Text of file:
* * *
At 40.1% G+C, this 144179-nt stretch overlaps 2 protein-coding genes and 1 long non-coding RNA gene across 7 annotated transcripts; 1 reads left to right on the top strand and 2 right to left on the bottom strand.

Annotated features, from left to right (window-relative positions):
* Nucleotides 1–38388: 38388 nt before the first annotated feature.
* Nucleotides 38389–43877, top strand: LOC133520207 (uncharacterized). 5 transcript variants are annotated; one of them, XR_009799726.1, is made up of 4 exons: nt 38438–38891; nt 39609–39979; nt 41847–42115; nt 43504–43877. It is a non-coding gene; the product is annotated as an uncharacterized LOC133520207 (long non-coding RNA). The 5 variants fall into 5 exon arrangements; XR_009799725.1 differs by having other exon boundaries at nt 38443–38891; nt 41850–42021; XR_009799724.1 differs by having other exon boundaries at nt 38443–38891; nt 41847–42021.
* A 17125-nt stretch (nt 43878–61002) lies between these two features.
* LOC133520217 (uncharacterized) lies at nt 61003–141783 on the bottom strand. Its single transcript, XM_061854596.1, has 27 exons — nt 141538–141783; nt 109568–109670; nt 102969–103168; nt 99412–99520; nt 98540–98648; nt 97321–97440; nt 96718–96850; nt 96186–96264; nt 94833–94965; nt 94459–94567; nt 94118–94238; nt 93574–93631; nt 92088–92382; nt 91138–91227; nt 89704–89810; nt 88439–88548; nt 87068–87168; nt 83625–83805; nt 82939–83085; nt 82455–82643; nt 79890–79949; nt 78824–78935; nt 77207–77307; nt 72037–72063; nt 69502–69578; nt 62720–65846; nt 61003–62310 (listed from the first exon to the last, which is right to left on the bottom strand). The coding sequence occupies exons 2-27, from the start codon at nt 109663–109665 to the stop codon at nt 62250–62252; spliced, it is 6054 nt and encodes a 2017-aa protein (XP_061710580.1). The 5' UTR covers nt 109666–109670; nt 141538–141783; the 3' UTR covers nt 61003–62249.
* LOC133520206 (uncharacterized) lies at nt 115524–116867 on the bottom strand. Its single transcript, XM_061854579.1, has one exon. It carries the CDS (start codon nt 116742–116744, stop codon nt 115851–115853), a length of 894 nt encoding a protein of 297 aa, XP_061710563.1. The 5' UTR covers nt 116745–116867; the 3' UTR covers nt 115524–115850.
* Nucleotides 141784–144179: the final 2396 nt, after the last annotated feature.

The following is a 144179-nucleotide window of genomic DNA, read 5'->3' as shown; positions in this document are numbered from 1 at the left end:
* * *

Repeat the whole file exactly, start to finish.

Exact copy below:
At 40.1% G+C, this 144179-nt stretch overlaps 2 protein-coding genes and 1 long non-coding RNA gene across 7 annotated transcripts; 1 reads left to right on the top strand and 2 right to left on the bottom strand.

Annotated features, from left to right (window-relative positions):
* Nucleotides 1–38388: 38388 nt before the first annotated feature.
* Nucleotides 38389–43877, top strand: LOC133520207 (uncharacterized). 5 transcript variants are annotated; one of them, XR_009799726.1, is made up of 4 exons: nt 38438–38891; nt 39609–39979; nt 41847–42115; nt 43504–43877. It is a non-coding gene; the product is annotated as an uncharacterized LOC133520207 (long non-coding RNA). The 5 variants fall into 5 exon arrangements; XR_009799725.1 differs by having other exon boundaries at nt 38443–38891; nt 41850–42021; XR_009799724.1 differs by having other exon boundaries at nt 38443–38891; nt 41847–42021.
* A 17125-nt stretch (nt 43878–61002) lies between these two features.
* LOC133520217 (uncharacterized) lies at nt 61003–141783 on the bottom strand. Its single transcript, XM_061854596.1, has 27 exons — nt 141538–141783; nt 109568–109670; nt 102969–103168; nt 99412–99520; nt 98540–98648; nt 97321–97440; nt 96718–96850; nt 96186–96264; nt 94833–94965; nt 94459–94567; nt 94118–94238; nt 93574–93631; nt 92088–92382; nt 91138–91227; nt 89704–89810; nt 88439–88548; nt 87068–87168; nt 83625–83805; nt 82939–83085; nt 82455–82643; nt 79890–79949; nt 78824–78935; nt 77207–77307; nt 72037–72063; nt 69502–69578; nt 62720–65846; nt 61003–62310 (listed from the first exon to the last, which is right to left on the bottom strand). The coding sequence occupies exons 2-27, from the start codon at nt 109663–109665 to the stop codon at nt 62250–62252; spliced, it is 6054 nt and encodes a 2017-aa protein (XP_061710580.1). The 5' UTR covers nt 109666–109670; nt 141538–141783; the 3' UTR covers nt 61003–62249.
* LOC133520206 (uncharacterized) lies at nt 115524–116867 on the bottom strand. Its single transcript, XM_061854579.1, has one exon. It carries the CDS (start codon nt 116742–116744, stop codon nt 115851–115853), a length of 894 nt encoding a protein of 297 aa, XP_061710563.1. The 5' UTR covers nt 116745–116867; the 3' UTR covers nt 115524–115850.
* Nucleotides 141784–144179: the final 2396 nt, after the last annotated feature.

The following is a 144179-nucleotide window of genomic DNA, read 5'->3' as shown; positions in this document are numbered from 1 at the left end: